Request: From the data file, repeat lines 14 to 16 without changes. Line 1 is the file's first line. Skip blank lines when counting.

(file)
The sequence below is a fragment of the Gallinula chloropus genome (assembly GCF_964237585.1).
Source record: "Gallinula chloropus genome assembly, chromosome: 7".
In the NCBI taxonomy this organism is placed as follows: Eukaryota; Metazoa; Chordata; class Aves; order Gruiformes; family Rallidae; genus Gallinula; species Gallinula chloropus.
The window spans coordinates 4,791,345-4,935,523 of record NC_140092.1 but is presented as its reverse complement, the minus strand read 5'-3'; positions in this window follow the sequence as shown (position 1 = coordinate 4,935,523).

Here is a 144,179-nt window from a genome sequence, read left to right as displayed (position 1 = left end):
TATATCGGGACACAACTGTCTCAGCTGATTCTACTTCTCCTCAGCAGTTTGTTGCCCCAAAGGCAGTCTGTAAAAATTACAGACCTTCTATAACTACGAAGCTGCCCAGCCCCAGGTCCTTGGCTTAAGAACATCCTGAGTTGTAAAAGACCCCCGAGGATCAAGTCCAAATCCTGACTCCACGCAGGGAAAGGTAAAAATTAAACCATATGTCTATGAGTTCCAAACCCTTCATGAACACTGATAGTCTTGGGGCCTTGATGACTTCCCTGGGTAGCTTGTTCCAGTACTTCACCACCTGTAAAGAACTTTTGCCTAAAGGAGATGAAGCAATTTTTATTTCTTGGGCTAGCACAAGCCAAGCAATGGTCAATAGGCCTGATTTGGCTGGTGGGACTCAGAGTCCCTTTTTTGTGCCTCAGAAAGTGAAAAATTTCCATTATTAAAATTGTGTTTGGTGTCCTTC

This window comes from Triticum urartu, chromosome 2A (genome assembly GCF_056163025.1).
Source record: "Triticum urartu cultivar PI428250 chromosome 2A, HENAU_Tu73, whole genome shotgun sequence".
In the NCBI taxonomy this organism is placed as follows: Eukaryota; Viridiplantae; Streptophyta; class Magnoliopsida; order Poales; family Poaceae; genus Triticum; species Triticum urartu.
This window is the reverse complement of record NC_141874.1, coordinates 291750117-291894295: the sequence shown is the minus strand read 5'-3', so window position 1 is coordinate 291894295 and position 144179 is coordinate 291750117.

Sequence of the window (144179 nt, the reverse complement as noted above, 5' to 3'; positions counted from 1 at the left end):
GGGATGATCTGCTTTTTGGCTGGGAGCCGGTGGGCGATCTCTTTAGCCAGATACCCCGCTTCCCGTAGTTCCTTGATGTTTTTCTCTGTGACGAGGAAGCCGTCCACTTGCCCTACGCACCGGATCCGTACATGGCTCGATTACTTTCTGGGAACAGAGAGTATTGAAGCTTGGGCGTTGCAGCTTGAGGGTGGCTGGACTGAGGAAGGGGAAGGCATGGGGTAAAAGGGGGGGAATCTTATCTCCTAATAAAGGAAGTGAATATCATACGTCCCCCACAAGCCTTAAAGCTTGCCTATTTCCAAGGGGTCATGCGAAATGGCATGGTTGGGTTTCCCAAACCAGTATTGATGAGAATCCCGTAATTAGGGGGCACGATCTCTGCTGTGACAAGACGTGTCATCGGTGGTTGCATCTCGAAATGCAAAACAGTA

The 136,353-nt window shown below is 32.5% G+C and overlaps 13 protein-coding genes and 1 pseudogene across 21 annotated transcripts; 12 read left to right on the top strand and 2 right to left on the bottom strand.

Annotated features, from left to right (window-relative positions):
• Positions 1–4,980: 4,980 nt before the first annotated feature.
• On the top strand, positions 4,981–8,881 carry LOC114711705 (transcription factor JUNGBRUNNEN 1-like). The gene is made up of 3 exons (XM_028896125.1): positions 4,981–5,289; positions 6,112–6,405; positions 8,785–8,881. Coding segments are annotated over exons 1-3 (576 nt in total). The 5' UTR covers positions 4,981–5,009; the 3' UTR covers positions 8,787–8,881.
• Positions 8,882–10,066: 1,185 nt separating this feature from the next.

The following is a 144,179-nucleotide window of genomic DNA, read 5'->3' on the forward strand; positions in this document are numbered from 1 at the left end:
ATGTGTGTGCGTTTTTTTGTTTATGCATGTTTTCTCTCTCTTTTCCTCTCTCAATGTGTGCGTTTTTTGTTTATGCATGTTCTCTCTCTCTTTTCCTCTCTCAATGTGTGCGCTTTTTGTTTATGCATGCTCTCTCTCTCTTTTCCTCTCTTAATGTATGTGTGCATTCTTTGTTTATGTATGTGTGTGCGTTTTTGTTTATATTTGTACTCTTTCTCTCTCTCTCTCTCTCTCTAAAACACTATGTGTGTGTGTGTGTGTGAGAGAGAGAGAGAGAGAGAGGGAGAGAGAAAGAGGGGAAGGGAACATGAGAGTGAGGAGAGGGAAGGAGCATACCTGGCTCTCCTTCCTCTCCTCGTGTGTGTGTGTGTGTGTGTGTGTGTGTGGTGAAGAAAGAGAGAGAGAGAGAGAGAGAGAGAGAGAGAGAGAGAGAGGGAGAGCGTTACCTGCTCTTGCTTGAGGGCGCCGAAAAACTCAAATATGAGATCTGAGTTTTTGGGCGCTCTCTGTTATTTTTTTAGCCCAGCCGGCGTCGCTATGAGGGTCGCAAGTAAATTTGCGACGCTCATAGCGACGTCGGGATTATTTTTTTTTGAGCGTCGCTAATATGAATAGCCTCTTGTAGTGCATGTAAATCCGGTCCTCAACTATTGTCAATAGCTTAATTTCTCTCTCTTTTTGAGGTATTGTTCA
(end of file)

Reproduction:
Annotated features, from left to right (window-relative positions):
• Positions 1–4,980: 4,980 nt before the first annotated feature.
• On the top strand, positions 4,981–8,881 carry LOC114711705 (transcription factor JUNGBRUNNEN 1-like). The gene is made up of 3 exons (XM_028896125.1): positions 4,981–5,289; positions 6,112–6,405; positions 8,785–8,881. Coding segments are annotated over exons 1-3 (576 nt in total). The 5' UTR covers positions 4,981–5,009; the 3' UTR covers positions 8,787–8,881.